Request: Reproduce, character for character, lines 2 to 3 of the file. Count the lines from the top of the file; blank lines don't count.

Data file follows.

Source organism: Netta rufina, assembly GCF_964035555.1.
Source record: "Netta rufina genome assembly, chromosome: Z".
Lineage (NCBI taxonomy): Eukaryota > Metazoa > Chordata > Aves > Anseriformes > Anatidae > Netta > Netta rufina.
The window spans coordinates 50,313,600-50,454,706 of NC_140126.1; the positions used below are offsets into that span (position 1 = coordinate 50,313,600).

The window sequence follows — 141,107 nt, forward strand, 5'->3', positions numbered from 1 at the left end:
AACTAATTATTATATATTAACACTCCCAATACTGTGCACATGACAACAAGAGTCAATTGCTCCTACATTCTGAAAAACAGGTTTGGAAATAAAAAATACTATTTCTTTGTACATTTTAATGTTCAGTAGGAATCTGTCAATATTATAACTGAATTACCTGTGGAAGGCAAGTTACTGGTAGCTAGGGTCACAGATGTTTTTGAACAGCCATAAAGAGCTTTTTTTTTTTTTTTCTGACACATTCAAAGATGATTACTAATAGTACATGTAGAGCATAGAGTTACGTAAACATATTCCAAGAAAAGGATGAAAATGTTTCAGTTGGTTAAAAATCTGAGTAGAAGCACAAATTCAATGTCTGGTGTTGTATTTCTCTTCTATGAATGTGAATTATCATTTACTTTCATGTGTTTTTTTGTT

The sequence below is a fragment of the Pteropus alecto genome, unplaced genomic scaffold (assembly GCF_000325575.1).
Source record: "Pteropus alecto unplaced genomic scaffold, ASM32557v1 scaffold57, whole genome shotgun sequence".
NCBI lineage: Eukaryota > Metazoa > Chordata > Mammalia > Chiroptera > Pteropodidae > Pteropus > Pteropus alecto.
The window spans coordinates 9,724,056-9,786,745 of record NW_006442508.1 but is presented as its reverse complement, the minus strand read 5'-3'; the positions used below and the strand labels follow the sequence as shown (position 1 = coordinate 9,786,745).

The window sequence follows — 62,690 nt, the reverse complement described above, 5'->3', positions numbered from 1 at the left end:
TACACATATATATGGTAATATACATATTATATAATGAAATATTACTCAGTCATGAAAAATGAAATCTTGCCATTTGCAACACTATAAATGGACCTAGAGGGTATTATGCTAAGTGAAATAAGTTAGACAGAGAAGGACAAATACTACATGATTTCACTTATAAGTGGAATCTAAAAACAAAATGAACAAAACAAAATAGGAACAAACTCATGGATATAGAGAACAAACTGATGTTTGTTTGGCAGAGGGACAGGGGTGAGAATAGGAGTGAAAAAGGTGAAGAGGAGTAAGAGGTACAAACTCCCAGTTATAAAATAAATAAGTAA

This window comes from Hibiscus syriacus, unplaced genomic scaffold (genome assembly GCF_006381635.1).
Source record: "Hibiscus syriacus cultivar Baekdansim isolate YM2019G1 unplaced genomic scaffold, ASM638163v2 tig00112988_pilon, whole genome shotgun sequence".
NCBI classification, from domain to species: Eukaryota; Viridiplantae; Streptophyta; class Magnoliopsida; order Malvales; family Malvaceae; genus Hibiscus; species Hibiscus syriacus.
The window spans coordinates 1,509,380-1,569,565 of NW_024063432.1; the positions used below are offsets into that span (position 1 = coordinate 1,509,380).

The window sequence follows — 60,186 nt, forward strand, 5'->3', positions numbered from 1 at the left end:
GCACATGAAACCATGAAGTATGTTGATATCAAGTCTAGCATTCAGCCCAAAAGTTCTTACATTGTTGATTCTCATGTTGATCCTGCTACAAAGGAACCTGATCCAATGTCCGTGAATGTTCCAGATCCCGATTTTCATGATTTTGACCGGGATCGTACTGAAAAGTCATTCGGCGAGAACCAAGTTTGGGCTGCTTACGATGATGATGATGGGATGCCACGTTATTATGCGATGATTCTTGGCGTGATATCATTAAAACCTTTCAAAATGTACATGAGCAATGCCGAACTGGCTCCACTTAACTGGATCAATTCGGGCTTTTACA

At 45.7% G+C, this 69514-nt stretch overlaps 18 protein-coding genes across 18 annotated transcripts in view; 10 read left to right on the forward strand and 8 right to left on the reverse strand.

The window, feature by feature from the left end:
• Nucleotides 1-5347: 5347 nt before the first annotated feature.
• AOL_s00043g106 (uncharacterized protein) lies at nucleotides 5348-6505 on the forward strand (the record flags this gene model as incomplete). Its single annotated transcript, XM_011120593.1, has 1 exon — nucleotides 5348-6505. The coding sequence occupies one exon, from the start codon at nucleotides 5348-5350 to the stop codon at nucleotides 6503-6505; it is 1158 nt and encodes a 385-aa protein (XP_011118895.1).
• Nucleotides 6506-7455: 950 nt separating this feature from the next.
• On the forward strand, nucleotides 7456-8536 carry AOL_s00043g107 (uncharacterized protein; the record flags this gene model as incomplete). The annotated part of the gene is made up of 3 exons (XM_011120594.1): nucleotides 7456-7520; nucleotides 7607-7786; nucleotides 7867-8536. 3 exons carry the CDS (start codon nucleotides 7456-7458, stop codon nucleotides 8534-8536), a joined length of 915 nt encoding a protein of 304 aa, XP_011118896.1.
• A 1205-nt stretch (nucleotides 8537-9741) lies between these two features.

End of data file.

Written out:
Source record: "Netta rufina genome assembly, chromosome: Z".
Lineage (NCBI taxonomy): Eukaryota > Metazoa > Chordata > Aves > Anseriformes > Anatidae > Netta > Netta rufina.